Hands on With the Epson Stylus Pro 4800
Using a third black ink, the Epson Stylus Pro 4800 makes even better prints than its predecessor, whether color or monochrome.
Not much more than a year ago we were raving in these pages about the Epson Stylus Pro 4000, convinced that it might be the best fine-art inkjet printer ever made. Here was an eight-ink model that could print a 16×20 or 16×24 image (using 17-inch rolls) and still fit on a desk, albeit a big one. We expressed our admiration for the SP4000’s excellent resolution and the color fidelity of its fade-resistant UltraChrome pigment inks.
Why would Epson replace this stellar model so quickly, with the Epson Stylus Pro 4800? We wonder if the move was strategic. Despite the fact that photographers loved the SP4000, and that Epson’s pro printers usually have a pretty long shelf life, it seems the company wanted to hit the street with four new models — the other three being the SP7800, SP9800, and Stylus Photo 2400 — that shared the same new technology. This technology is an inkset, UltraChrome K3, that features a third black, dubbed light-light black. Light-light black is a valuable addition, and there’s n o doubt that it helps the SP4800 make better-looking prints than its well-regarded predecessor. But there’s a down side to the third black, at least with the wide-format models, that might have been addressed had Epson been in less of a hurry. (More about this later.) The company has arguably taken two steps forward and one step back — but that’s still one step forward.
Anyone who’s looked at a glossy pigment print from an angle other than head-on has observed an ugly, uneven surface sheen known as bronzing. The UltraChrome K3 inks nearly eliminate this, using what Epson calls Microcrystal Encapsulation. In printing with the SP4800, we also found that the new inks greatly reduce metamerism, the shifting of print color — most noticeably in neutral areas and black-and-white prints — under light sources of different color temperature. This improvement is apparently the direct result of the light-light black, which lessens the need to mix cyan, magenta, and yellow inks to achieve tone in very light areas. A related benefit is durability: The SP4800’s prints are much more resistant to scratches than before, good news for anyone who’s ever scuffed a beautiful matte-surfaced print.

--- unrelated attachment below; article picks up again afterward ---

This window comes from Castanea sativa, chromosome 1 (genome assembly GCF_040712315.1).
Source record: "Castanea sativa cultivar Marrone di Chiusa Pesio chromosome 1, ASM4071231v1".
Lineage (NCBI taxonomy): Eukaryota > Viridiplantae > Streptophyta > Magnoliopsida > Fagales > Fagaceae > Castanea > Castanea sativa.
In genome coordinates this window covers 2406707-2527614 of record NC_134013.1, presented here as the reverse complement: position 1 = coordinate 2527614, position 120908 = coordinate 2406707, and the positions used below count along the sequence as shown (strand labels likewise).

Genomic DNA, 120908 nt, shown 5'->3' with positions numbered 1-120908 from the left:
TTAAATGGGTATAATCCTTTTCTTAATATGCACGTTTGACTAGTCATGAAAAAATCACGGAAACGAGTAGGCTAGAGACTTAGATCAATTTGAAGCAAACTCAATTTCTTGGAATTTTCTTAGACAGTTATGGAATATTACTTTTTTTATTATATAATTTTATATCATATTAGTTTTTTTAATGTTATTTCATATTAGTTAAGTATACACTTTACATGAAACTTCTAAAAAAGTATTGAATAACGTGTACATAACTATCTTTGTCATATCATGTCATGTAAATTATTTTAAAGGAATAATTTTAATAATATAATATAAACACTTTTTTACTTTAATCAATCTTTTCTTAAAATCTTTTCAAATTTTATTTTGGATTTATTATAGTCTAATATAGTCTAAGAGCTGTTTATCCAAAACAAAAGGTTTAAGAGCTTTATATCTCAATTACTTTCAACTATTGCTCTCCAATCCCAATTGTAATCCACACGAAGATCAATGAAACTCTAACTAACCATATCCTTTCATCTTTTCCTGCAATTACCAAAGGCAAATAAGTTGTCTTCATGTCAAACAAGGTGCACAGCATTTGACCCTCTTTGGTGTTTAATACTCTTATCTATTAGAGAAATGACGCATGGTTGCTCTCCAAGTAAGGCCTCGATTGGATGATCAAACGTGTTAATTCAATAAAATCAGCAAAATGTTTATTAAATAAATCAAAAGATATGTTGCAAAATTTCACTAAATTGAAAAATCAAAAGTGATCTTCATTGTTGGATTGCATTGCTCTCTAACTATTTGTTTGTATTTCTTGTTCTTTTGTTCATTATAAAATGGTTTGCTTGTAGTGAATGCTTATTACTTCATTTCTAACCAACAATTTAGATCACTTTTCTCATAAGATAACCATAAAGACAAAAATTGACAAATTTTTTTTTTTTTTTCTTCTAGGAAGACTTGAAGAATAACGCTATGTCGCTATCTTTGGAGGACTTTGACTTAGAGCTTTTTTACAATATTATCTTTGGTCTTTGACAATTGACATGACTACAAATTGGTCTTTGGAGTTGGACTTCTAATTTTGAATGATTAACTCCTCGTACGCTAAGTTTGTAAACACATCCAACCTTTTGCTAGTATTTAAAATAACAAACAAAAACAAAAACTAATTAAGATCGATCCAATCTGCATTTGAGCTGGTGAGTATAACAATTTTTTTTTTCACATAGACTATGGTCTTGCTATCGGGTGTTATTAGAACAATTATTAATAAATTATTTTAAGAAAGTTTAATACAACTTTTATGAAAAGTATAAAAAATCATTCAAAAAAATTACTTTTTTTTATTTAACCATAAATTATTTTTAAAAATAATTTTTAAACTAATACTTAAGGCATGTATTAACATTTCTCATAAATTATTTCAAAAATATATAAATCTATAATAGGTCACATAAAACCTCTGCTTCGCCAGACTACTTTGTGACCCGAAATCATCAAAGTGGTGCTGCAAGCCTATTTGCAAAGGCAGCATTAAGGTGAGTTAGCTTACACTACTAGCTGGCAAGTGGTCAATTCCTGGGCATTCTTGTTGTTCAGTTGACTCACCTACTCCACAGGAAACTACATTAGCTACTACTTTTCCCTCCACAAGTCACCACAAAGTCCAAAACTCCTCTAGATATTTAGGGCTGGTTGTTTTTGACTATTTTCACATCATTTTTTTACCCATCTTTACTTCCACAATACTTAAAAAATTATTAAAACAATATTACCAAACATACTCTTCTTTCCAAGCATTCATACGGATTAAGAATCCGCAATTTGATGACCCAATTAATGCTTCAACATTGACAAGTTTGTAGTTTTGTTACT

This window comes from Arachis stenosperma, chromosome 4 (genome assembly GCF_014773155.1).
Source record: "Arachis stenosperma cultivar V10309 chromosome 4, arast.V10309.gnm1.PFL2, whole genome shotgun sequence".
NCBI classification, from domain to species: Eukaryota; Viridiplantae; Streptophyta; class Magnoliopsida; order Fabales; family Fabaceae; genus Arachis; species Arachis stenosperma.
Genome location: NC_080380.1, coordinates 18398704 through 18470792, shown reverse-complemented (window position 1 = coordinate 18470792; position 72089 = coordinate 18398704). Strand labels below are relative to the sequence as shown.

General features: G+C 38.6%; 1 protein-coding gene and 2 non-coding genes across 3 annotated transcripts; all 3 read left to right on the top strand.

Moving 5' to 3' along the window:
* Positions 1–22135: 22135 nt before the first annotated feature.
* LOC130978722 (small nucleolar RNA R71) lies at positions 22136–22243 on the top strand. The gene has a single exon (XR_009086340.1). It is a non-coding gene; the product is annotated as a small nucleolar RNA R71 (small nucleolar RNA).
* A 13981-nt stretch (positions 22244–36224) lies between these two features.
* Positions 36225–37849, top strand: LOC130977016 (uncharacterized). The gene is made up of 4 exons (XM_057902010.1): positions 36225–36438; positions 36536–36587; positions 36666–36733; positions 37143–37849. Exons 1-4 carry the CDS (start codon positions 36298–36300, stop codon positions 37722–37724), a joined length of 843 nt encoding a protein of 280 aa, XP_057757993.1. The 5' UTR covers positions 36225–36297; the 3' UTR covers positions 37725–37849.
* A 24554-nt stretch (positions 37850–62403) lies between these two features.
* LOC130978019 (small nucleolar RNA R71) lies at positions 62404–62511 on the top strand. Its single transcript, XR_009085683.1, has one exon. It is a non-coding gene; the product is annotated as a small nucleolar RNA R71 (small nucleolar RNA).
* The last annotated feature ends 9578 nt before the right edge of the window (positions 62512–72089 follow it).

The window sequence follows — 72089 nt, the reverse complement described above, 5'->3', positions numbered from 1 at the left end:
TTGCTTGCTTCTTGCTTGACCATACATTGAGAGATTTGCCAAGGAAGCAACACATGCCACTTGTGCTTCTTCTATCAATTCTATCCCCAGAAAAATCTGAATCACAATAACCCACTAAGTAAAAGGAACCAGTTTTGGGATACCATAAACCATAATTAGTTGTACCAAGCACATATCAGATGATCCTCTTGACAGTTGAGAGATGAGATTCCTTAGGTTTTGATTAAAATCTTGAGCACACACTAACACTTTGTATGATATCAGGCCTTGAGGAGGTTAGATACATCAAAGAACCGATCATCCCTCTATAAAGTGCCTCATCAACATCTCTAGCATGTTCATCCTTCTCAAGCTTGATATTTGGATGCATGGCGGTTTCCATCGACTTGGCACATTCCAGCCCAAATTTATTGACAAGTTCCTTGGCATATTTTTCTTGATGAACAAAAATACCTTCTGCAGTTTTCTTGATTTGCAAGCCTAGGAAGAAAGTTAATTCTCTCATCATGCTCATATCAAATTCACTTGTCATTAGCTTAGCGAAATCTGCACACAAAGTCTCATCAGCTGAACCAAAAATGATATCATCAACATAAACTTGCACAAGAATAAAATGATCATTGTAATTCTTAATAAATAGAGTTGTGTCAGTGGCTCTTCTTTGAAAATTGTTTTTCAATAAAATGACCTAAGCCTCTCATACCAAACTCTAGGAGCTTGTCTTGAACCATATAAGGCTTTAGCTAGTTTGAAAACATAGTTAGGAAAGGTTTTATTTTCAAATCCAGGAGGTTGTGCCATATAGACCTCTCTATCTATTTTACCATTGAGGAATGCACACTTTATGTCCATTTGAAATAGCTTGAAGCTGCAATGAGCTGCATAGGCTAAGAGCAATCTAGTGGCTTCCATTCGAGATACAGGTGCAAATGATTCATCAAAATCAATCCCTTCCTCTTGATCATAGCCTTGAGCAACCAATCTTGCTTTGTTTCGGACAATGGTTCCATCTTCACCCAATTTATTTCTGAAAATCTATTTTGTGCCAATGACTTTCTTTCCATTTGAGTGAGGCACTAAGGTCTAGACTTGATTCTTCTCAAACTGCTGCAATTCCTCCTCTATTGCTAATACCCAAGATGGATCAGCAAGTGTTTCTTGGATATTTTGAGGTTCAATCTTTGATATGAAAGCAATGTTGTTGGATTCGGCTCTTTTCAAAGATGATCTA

In addition to helping on the high end, the Stylus Pro 4800’s new inkset also contributes to its deeper blacks. This is most apparent in glossy prints, but there was a visible difference even in prints made on matte paper. And we saw a big improvement in the tonal smoothness and density of black-and-white prints. With ample help from the SP4800’s all-new black-and-white driver, in fact, we were able to make some of the best, most consistent monochrome prints we’ve ever gotten from an inkjet printer. And we got them faster too, with a 16×24 taking less than nine minutes at 1440 dots-per-inch.
Digital photographers who shoot in color then use Photoshop to convert to black and white know how difficult it can be to get neutral results — or “toned” prints that are consistent in color from shadows to highlights. The temptation is to convert an image to grayscale to achieve this, but that can sacrifice contrast, specifically between colors of equal brightness. Epson’s black-and-white print driver is an amazing solution. It lets you choose not just image tone and other parameters, but also the specific tone of shadows and highlights.
There is a price to be paid for Epson’s light-light black ink, despite its value. It brings the total number of inks, and cartridges, to nine — but there are still only eight cartridge slots on the SP4800, the same number as on the SP4000. Since the latter had no light-light black, you could leave both the Photo Black (glossy) and Matte Black cartridges installed, and freely switch back and forth from glossy to matte paper on a print-by-print basis. With the Stylus Pro 4800 you have to manually swap out the Photo Black and Matte Black cartridges to switch papers, the way you did with models such as the SP7600 and 9600. That wastes both time and expensive ink. The solution is to switch only when you plan to make a run of prints on a particular glossy or matte surface. We love the Stylus Pro 4800, Epson, but next time we want nine slots!
Pros: UltraChrome K3 inks produce greatly improved maximum density in both color and monochrome prints; third, “light-light” black ink contributes to superb black-and-white prints with extremely smooth tonal scale, les- sens or eliminates bronzing and metamerism; new dedicated black-and-white driver provides more control over black- and-white printing; faster printing
Cons: Photo Black and Matte Black ink cartridges must be manually swapped to switch from glossy to matte-surfaced papers, wasting time and expensive ink
Bottom line: State-of-the-art, pigment-based inkjet output from a 17-inch printer that permits image sizes up to 16×24 (or longer); ideal for fine-art applications
Some of our SP4800 test images were converted from color to black-and white in Photoshop.
We chose test shots with a full range of tones.